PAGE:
Updated at 10.30 am on 22 June 2021 to add clarification from Catalyst Trusteeship
Lenders to DHFL are now voting on the revised distribution mechanism which seeks to allocate higher sums to small investors in fixed deposit and also full repayment for retirement funds related to armed forces and defence personnel. In an order, which came out late evening on 12th June, the National Company Law Tribunal (NCLT) had asked the lenders to consider distributing a higher amount to smaller investors and full repayment (Rs39 crore) to Army Insurance Group Fund.
The fresh voting process seeking vote on two resolutions kicked off last night at 9 pm. The voting will end at 5 pm on Tuesday 22nd June.
Between the approved distribution mechanism (approved in January 2021) and the current proposed distribution mechanism, the incremental contribution by large secured financial creditors is approximately Rs1,853 crore which is close to 5.4% of the resolution plan value.
Resolution 1 proposes to pay the Army Insurance Group Fund, Air Force Group Insurance Society and The Navy Children’s School in full as suggested by the NCLT. This will entail an additional cash outgo of Rs80-crore for lenders. As per the proposed revised distribution:
1) The entire admitted claim of (a) Army Group Insurance Fund aggregating Rs39 crore; (b) Air Force Group Insurance Society aggregating Rs72.93 crore; and Navy Children School aggregating Rs2.54 crore (collectively, the Defence Forces Investors) be paid in full in cash;
2) All FD-holders shall be paid such additional amounts in cash such that the entire amount payable to such FD-holders is equal to approximately 40% of their respective admitted claims, similar to the recovery of the secured financial creditors (who have voted in favour of the resolution plan);
3) All unsecured NCD-holders shall be categorised series-wise as shown below, on the basis of principal as per BENPOS and their outstanding debt shall be provided by the DHFL (Issuer) or / its registrar and transfer agent (RTA) with inputs as may be required form the debenture trustee based on which the distribution will be carried out:
All unsecured NCD-holders in Category 1, Category 2 and Category 3 and unsecured NCD holders which are Retirement Funds (i.e. pension funds, provident funds, gratuity fund, superannuation funds, etc) be paid in an amount in cash which is equal to approximately 40% of their respective admitted claims, similar to the recovery of the secured financial creditors (who have voted in favour of the resolution plan).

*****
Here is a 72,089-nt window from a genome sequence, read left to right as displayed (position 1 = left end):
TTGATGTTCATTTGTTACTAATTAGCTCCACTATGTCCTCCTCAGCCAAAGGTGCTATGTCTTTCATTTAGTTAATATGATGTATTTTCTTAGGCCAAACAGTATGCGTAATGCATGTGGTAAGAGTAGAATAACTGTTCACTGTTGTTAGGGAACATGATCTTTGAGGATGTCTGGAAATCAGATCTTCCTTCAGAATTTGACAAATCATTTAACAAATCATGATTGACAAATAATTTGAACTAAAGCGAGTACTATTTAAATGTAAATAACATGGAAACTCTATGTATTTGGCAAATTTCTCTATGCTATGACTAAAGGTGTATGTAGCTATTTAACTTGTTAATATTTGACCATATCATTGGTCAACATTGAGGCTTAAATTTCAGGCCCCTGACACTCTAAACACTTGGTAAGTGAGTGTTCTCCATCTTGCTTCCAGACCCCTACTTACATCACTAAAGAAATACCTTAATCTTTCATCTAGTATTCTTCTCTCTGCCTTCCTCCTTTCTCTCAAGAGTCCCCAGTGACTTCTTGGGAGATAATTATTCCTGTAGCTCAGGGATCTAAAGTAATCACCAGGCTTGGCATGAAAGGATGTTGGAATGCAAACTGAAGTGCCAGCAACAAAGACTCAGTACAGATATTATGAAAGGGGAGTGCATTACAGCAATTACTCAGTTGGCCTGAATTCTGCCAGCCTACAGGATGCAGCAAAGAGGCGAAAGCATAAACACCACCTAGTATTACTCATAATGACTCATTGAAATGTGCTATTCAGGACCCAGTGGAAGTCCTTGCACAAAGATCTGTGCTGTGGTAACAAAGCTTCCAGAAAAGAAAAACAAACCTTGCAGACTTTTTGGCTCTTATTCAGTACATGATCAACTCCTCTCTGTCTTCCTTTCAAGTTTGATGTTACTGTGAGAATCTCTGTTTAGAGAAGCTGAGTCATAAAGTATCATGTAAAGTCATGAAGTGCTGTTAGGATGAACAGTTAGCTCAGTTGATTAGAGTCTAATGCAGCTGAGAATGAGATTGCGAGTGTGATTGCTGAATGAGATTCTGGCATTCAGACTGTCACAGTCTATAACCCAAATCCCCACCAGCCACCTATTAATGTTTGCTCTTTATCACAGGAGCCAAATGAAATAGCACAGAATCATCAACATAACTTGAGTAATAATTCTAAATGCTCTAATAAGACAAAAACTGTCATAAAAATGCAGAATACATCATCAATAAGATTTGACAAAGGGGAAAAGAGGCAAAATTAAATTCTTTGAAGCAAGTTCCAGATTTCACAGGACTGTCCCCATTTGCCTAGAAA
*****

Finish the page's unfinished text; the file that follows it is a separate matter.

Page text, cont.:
FD-holders to receive 40% of the admitted claims ( and treated at par with secured creditors) in cash, entailing an additional cash outflow of almost Rs965 crore.
This effectively means that while large FD-holders (also unsecured) with even over 10 crore will also strangely be given 40%; secured NCD-holders will now have to take an additional haircut (over the approved RP of January 2021) to accommodate them.
More importantly, there is no mention of the bucket-wise distribution for secured NCD-holders in the revised resolution plan. In fact, the resolution plan says “Secured NCD-holders are already receiving ~40% recovery of admitted claims hence no further adjustments are being made.”
This has set the alarm bells ringing for many secured NCD-holders. Does this mean that even those secured NCD holders who had invested less than Rs2 lakh (across tranches and series) will also not be getting the committed 100% recovery (as per the already approved resolution plan) and will they now get only 40% of their invested amount if the current resolution 1 gets passed?
While as per the proposed resolution, secured NCD holders might now get lesser refunds, unsecured FD-holders will get additional money back compared to the already approved resolution plan which is making a mockery of the term 'secured'.
The revised distribution plan appears to be looking to pit the secured NCD-holders against the fixed deposit investors—a tussle between retail investors vs retail investors.
There is zero clarity on the detailed revised distribution proposal which is full of intense legalese and retail investors are thoroughly confused. Has this been done on purpose? It leaves the investors wondering - after all whose interests is the debenture trusteeship safeguarding?
Resolution 2 (which has been put up for voting) is even more controversial. It is seeking “to authorise State Bank of India, Union Bank of India and Catalyst Trusteeship Limited (acting in its capacity as Debenture Trustee for debenture holders of DHFL) to act on behalf of the Committee of Creditors.”
Resolution 2 states: “RESOLVED THAT in addition to and without prejudice to earlier resolution (i.e. “Voting Item #5”) passed at the 18th meeting of the Committee of Creditors held on 24-25 December 2020, (and any actions taken pursuant to such resolution), for purposes of representation of the Committee of Creditors of DHFL, State Bank of India, Union Bank of India and Catalyst Trusteeship Limited (acting in its capacity as Debenture Trustee for debenture holders of DHFL) shall each be empowered and authorised to: (a) take any actions that may be required by the Committee of Creditors on account of any order or judgement of the NCLT, National Company Law Appellate Tribunal, High Courts of India and Supreme Court to take decisions where required on behalf of the Committee of Creditors where directed by the NCLT, National Company Law Appellate Tribunal, High Courts of India and Supreme Court and to do all things necessary to comply with such orders and representing and binding the Committee of Creditors as shall be deemed necessary or advisable in relation to the legal proceedings connected with the corporate insolvency resolution process of Dewan Housing Financial Corporation Limited before various judicial fora, including the NCLT, National Company Law Appellate Tribunal, High Courts of India and Supreme Court; (b) act on behalf of the Committee of Creditors to give effect to and implement the resolution plan of the Successful Resolution Applicant, including but not limited to acting as the nominee on the Monitoring Committee constituted under and in terms of the resolution plan submitted by Successful Resolution Applicant and in general to do all such acts, deeds or things for and on behalf of the Committee of Creditors, as may be required or considered necessary under or in connection with the implementation of the resolution plan of the Successful Resolution Applicant.”